When it comes to consumer products, safety is a paramount concern for regulators. Even if consumers are more interested in the style and comfort of garments, bedding, and other items manufactured with textiles, it is only because they assume that safety standards have been met and they don’t have to worry about the relative safety of a piece of clothing or a mattress.
Along these lines, there are strict standards related to flammability. Since many textiles could be considered highly flammable items, government regulations were created to minimize flammability through set standards for manufacturing of materials. This, of course, is designed to protect the consumer public.
While the average person probably isn’t terribly concerned about, say, clothing catching on fire in the course of daily life, most want to know that in the event of a house fire, their mattresses aren’t going to turn into fiery infernos. This is where mattress flammability standards come into play, including 16 CFR 1633. What are these standards and how do they protect consumers? Here’s what you should know.
Mattress Flammability Standards
The Consumer Product Safety Commission (CPSC) is responsible for developing voluntary safety standards for industries, issuing and enforcing mandatory standards, and banning any consumer products that are considered unsafe for the consumer public because they don’t meet set standards. In 1953, the Flammable Fabrics Act (FFA) was passed to establish flammability standards for clothing.
The scope of this law was expanded in 1967 to include interior furnishings and more. Today, the FFA regulates standards for everything from clothing textiles and children’s sleepwear, to carpets and rugs, to mattresses and mattress pads, and more. Initially, enforcement of the FFA was delegated to the Federal Trade Commission (FTC), but when the CPSC was established in 1972, the consumer protection organization inherited the responsibility for administering the FFA. Since then, the CPSC has enjoyed the authority to issue, change, and enforce mandatory standards for the flammability of clothing and other textiles covered by the FFA.
What is 16 CFR 1633?
16 Code of Federal Regulations (CFR) 1633, under Title 16, Chapter II, Subchapter D, Part 1633 of the United States Code, is designed to regulate the manufacturing of mattresses, specifically in relation to flammability standards for mattresses. It is meant to establish open flame flammability requirements for mattresses or mattress sets before they can be introduced for sale. It specifies test methods to be used to determine if mattresses are in keeping with established safety requirements, as well as setting specific criteria for passing (or failing) testing and rules for compliance.
Test Method, Criteria, and Compliance
In order to measure the fire test response characteristics of a given mattress or mattress set, 16 CRF 1633 establishes a repeatable method for testing. The ignition source for testing is a pair of propane burners that “impose differing fluxes for differing times on the top and sides of the specimen” (the specimen being the mattress, or a mattress set, including foundation, if they are labeled for sale as a single unit). Ignition must be performed under well-ventilated, controlled environmental conditions.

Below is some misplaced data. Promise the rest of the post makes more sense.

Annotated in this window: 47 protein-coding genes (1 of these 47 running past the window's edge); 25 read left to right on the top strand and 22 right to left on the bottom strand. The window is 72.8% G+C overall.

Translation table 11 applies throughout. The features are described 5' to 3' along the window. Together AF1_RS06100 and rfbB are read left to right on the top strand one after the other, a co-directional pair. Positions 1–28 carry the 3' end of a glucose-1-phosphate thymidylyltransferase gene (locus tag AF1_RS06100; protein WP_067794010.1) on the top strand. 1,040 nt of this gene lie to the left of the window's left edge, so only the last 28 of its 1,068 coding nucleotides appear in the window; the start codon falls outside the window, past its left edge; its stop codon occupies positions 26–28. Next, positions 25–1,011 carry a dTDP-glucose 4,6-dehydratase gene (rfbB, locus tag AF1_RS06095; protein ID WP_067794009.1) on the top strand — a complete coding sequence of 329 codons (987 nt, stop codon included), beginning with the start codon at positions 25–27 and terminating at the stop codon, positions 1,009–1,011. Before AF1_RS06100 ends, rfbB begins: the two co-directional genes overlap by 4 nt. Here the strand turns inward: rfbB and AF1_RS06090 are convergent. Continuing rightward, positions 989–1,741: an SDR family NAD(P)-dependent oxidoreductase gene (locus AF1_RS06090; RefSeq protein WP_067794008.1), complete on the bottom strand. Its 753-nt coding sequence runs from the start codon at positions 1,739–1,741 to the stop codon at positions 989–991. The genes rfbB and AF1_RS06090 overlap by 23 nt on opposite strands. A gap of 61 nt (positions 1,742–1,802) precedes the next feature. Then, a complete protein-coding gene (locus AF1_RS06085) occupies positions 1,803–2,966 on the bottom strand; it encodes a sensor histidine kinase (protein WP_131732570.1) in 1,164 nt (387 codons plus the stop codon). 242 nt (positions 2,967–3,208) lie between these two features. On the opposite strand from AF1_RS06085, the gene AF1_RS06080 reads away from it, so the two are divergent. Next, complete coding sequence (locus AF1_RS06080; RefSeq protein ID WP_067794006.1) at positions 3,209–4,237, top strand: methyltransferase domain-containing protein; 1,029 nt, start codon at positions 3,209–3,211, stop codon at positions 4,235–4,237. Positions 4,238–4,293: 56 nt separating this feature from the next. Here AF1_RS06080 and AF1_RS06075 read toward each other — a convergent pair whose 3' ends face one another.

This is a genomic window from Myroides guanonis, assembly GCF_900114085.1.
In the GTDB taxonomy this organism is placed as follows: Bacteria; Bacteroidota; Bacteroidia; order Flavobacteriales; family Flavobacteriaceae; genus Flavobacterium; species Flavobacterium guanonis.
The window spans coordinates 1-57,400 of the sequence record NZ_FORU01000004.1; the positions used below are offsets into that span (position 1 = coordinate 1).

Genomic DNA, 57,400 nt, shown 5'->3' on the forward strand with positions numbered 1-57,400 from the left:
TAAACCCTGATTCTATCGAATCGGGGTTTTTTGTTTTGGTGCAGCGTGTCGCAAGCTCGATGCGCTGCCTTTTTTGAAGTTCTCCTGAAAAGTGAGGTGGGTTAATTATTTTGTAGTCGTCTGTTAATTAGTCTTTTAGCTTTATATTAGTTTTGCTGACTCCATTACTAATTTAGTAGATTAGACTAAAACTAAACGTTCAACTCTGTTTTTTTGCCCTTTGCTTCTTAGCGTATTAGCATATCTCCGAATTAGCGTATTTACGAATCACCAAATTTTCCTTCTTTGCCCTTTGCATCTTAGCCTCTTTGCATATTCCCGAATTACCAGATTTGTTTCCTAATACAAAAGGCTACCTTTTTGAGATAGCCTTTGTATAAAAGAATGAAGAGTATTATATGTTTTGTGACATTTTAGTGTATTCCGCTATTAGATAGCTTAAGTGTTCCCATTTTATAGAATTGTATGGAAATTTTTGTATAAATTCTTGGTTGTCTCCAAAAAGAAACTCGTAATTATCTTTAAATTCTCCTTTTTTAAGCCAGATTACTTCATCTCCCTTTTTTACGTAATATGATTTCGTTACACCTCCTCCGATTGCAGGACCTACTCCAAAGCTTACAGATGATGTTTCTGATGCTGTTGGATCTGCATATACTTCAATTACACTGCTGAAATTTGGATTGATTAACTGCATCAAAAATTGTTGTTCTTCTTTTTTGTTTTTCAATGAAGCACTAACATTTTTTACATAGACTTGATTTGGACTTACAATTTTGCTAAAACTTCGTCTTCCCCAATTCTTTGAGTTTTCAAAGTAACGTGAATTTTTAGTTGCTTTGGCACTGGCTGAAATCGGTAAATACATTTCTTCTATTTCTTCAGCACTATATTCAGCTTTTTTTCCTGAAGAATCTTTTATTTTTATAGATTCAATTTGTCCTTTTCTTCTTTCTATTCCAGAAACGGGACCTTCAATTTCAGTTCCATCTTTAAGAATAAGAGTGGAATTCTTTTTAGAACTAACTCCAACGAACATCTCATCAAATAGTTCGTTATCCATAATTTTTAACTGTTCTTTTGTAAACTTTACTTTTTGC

This testing method is designed to allow for measurement of the rate of heat released from the mattress during and after ignition, as well as the energy generated by the fire. These measurements will determine whether or not a mattress meets criteria for consumer safety. During the test, which lasts for 30 minutes, the heat generated cannot exceed 200 kilowatts at any time. Further, the energy generated from the fire cannot exceed 15 megajoules in the first 10 minutes of the test.
It almost goes without saying, but if the fire accelerates to such a level that test operators have to extinguish it to preserve the safety of the test facility, it is noted as an automatic failure to meet requirements for safety of the product. As for compliance, all mattresses manufactured, imported, or renovated on or after the date on which the standard became a law are required to comply with the mattress flammability standards set forth in 16 CFR 1633.
Learn More about Mattress Flammability Standards
If you’re interested in purchasing ESS Universal mattresses and you want to learn more about the mattress flammability standards they meet, there are several good resources to consider, including the Laboratory Test Manual for 16 CFR Part 1633, released by the Consumer Product Safety Commission; the CPSC Mattress Flammability Information page with links to related information; the American Society for Testing and Materials, or ASTM, Fire Standards and Flammability Standards; and the language of 16 CFR 1633 provided by Cornell Law School.
ESS Universal manufactures and supplies high-quality, cost-effective commercial grade furniture products. View our entire line of commercial furniture products including our popular waterproof foam mattress for institutional use, single metal bed frames, single over single bunk beds, single over double bunk beds, and triple bunk beds.